The Secret Life of the Owl by John Lewis-Stempel

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The Secret Life of the Owl by John Lewis-Stempel

My rating: 5 of 5 stars

I dedicate this review to my dear Mum.

The wisest owl of all.

1935-2003

This could be one of the hardest reviews I’m ever likely to write, and the reason is nothing to do with this perfect little book.

When I was growing up, I was surrounded by all things owlish. Pictures on the wall, ornaments here and there, owl clocks, owl crockery. You name it, we had the owlish version!

My Mum was an owl fanatic! And, suffice to say, it rubbed off on me big time.

For my birthday, one of my other favourite humans ever, my partner, bought me this little gem, and I was delighted. Little did I know, but this beautifully written book conjured up a whole host of feelings that I did not expect.

At just 96 pages long, John Lewis-Stempel has produced something that I shall treasure forever. It doesn’t just contain lots of facts and figures about this truly wonderful bird, he also includes the historical side of all things owl, the myths and legends of days gone by, and, the best bit of all? Poetry. Owl Poetry.

Near the beginning the author included the poem by Edward Lear, The Owl and the Pussycat. This poem helped me learn to read! This poem was read again and again at bedtime. With my Mum.

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Eventually, I’d learnt how to read it perfectly, write it perfectly and recite it faultlessly. And unbeknownst to me, it was in this book. I started to read it, and couldn’t see the words for my tears.

Once I’d gathered up my senses and tissues, I read on, discovering the weird and wonderfully fascinating secret lives of a creature that has been with me all my life.

This book is stunning. I’d give it fifty million stars if I could. And I know that one of those stars, the brightest one, is my dear Mum. 💗

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The Green Unknown : Travels in the Khasi Hills by Patrick Rogers

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Synopsis from Goodreads

The Green Unknown is about walking, without a map or a plan, across the Khasi Hills in the Northeast Indian state of Meghalaya—a place of jungle canyons and thousand-foot waterfalls, where it rains more than any other inhabited place in the world, where each village has its own dialect or even its own language, and where the people grow living bridges from the roots of trees. The book is an attempt to express what it’s like trying to explore, mile by mile, village by village, valley by valley, a place that’s beautiful, complex, and fascinating, but most of all, unique.

Review

Firstly, thank you to the author, Patrick Rogers, for sending me a copy of his book to review.

I read this in two sittings, although there was a gap of a couple of weeks between starting and finishing due to that thing called Christmas.

This is an interesting and entertaining read about the authors travels to far flung corners of the earth. I enjoy TV documentaries of this kind, so I knew I’d enjoy reading about places that possibly many people know little or nothing about.

It is written with humour and a light-hearted approach so it was easy to follow and having the break at 43% for a few weeks didn’t have a negative impact on the flow.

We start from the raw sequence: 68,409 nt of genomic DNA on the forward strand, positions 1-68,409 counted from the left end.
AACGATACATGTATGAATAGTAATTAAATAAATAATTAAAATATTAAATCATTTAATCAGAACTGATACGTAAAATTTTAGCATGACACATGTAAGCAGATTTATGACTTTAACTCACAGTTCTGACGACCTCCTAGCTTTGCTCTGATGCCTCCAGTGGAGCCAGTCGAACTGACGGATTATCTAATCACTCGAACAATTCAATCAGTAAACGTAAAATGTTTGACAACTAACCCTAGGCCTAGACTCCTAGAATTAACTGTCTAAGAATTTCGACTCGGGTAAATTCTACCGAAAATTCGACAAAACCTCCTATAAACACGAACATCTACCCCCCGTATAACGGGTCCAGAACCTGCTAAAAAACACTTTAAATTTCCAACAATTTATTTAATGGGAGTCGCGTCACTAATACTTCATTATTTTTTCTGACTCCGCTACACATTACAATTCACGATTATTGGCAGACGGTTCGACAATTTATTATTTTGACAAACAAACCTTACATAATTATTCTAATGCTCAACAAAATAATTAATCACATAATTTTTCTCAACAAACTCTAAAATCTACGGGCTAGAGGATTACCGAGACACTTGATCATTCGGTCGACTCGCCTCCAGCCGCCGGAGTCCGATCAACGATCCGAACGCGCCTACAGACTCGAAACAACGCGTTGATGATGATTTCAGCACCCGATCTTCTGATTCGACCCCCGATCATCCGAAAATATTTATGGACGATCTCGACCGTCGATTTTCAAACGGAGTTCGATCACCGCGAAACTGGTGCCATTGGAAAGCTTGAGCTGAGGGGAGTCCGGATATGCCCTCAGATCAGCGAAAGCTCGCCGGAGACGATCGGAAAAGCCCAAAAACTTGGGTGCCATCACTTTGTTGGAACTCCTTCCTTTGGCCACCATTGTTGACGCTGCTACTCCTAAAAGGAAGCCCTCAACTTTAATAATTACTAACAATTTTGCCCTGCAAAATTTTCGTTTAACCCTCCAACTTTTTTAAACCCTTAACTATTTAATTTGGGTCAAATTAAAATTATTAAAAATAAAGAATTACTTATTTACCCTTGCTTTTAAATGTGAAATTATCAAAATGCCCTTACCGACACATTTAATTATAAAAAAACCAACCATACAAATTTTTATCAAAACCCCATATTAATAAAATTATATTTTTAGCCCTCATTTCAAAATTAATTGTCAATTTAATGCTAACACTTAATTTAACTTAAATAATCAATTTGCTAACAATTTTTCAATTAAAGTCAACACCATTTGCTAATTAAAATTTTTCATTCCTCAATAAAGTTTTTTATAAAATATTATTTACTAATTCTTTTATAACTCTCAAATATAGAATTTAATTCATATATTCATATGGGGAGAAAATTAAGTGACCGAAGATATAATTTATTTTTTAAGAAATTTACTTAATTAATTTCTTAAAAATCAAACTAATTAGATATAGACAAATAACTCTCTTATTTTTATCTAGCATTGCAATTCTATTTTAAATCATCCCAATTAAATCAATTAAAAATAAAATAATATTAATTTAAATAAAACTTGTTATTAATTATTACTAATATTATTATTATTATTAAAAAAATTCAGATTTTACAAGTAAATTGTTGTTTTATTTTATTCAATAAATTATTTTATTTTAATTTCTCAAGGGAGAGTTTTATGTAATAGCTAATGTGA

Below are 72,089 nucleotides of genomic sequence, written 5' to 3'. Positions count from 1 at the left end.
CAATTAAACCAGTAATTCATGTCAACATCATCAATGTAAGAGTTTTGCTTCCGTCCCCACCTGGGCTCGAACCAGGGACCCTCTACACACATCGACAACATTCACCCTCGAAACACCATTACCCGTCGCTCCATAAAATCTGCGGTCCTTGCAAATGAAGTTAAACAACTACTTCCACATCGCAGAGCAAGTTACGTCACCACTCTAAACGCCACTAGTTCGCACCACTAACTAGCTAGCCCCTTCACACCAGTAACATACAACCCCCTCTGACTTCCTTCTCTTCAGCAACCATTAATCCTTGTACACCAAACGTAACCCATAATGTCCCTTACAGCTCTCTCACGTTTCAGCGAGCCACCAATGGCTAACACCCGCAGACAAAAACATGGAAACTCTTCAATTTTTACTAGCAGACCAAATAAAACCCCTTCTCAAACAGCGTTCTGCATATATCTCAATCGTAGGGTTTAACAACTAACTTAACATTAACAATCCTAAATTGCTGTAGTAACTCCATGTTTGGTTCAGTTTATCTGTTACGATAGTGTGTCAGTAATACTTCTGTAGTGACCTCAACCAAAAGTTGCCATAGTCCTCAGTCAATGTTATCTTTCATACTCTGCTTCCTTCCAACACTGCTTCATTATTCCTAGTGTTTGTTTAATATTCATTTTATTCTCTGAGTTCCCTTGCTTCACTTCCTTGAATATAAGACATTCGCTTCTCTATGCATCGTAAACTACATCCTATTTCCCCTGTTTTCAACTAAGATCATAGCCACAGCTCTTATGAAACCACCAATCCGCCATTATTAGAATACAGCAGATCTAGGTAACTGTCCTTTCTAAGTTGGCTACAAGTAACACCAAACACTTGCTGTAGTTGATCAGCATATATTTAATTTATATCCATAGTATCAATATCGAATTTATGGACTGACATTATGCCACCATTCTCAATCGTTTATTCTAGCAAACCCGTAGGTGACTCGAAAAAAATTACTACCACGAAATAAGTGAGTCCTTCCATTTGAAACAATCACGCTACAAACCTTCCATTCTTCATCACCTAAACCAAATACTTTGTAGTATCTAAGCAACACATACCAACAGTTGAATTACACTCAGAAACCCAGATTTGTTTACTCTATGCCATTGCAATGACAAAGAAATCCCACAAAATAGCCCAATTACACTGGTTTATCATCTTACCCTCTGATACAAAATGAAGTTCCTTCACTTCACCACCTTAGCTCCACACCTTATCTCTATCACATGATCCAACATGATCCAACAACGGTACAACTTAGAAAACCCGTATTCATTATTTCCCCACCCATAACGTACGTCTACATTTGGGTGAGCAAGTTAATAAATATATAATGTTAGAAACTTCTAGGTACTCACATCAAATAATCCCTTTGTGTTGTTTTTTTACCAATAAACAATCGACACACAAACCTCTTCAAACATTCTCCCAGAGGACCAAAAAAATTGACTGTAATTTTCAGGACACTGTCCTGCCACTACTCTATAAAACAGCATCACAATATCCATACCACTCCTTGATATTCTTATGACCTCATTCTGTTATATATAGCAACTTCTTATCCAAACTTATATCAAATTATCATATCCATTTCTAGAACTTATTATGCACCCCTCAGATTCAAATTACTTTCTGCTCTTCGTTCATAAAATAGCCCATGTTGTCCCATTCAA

What I enjoyed the most was hearing about the natural world Northeast India has, the indigenous people that have settled there, and the fact that they have mobile phones! What?!! Does that mean that the eye-sores that are phone masts are popping up in the most heavenly of places? I know folk need technology wherever they are these days, but this really surprised me!

I was fascinated by the living bridges made from the roots of trees, and the sheer beauty of this place. India is on my bucket list of countries to visit, and Rogers has introduced me to places I definitely won’t be brave enough to explore. Off the beaten track is an understatement, and without a map or plan, he certainly is a traveller with guts.

I did struggle to pronounce many of the place names, and even referred to a detailed map on Google to get a sense of where he actually was. Overall, a very interesting and educational account with stunning photographs accompanying the journey throughout. This makes Bill Bryson’s ‘A Walk in the Woods’ sound like a Walk in the Park!

Patrick has a blog all about his adventures which accompanies his book, you can go take a look here.

 

13,569 Pages Later (A bookish Zombie Apocalypse movie)

Ok, ok, so it’s nothing to do with Zombies, but I liked that title, so I went with it!

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Aahh, this was nice to see on Goodreads, the lowdown on my 2017 journey. I’ve read some truly brilliant books this year, and I’m excited to get stuck in to many more in the New Year.

My TBR shelf is as enormous as ever, but I still NEED to buy one or two (87) that I’ve been pining for over the last year.

THESE. For starters.

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Anyway, this is (probably) my final post of the year, so I’m off now to eat shit-loads of fantastic food, get pissed, play Monopoly and read inbetween. Not much reading will get done because I can’t read under the influence…

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And finally, Merry Christmas and A Happy New Year to you all, you lot make this blogging malarky so worth while. Thank you 😍

Ok, I’m done. Is 10.22am too early for a bevvy? 😯